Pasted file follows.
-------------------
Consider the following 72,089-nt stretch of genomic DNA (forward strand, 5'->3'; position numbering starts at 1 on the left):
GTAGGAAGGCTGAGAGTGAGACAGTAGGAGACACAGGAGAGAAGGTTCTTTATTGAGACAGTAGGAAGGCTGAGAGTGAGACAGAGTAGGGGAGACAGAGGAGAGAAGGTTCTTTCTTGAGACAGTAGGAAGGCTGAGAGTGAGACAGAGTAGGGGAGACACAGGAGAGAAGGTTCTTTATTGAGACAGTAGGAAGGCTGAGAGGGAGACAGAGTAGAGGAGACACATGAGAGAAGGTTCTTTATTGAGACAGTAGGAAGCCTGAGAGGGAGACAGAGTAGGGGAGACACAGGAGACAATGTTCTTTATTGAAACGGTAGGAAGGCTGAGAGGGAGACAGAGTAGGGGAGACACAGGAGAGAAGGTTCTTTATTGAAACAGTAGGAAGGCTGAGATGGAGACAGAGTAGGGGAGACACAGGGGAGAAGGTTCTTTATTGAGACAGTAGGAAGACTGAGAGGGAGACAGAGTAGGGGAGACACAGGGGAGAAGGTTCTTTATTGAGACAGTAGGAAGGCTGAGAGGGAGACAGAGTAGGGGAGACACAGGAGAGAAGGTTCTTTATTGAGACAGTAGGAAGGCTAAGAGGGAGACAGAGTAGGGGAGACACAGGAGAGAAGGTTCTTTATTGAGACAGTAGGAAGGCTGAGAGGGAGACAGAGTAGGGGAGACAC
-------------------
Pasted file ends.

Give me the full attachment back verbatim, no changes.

Consider the following 72,089-nt stretch of genomic DNA (forward strand, 5'->3'; position numbering starts at 1 on the left):
GTAGGAAGGCTGAGAGTGAGACAGTAGGAGACACAGGAGAGAAGGTTCTTTATTGAGACAGTAGGAAGGCTGAGAGTGAGACAGAGTAGGGGAGACAGAGGAGAGAAGGTTCTTTCTTGAGACAGTAGGAAGGCTGAGAGTGAGACAGAGTAGGGGAGACACAGGAGAGAAGGTTCTTTATTGAGACAGTAGGAAGGCTGAGAGGGAGACAGAGTAGAGGAGACACATGAGAGAAGGTTCTTTATTGAGACAGTAGGAAGCCTGAGAGGGAGACAGAGTAGGGGAGACACAGGAGACAATGTTCTTTATTGAAACGGTAGGAAGGCTGAGAGGGAGACAGAGTAGGGGAGACACAGGAGAGAAGGTTCTTTATTGAAACAGTAGGAAGGCTGAGATGGAGACAGAGTAGGGGAGACACAGGGGAGAAGGTTCTTTATTGAGACAGTAGGAAGACTGAGAGGGAGACAGAGTAGGGGAGACACAGGGGAGAAGGTTCTTTATTGAGACAGTAGGAAGGCTGAGAGGGAGACAGAGTAGGGGAGACACAGGAGAGAAGGTTCTTTATTGAGACAGTAGGAAGGCTAAGAGGGAGACAGAGTAGGGGAGACACAGGAGAGAAGGTTCTTTATTGAGACAGTAGGAAGGCTGAGAGGGAGACAGAGTAGGGGAGACAC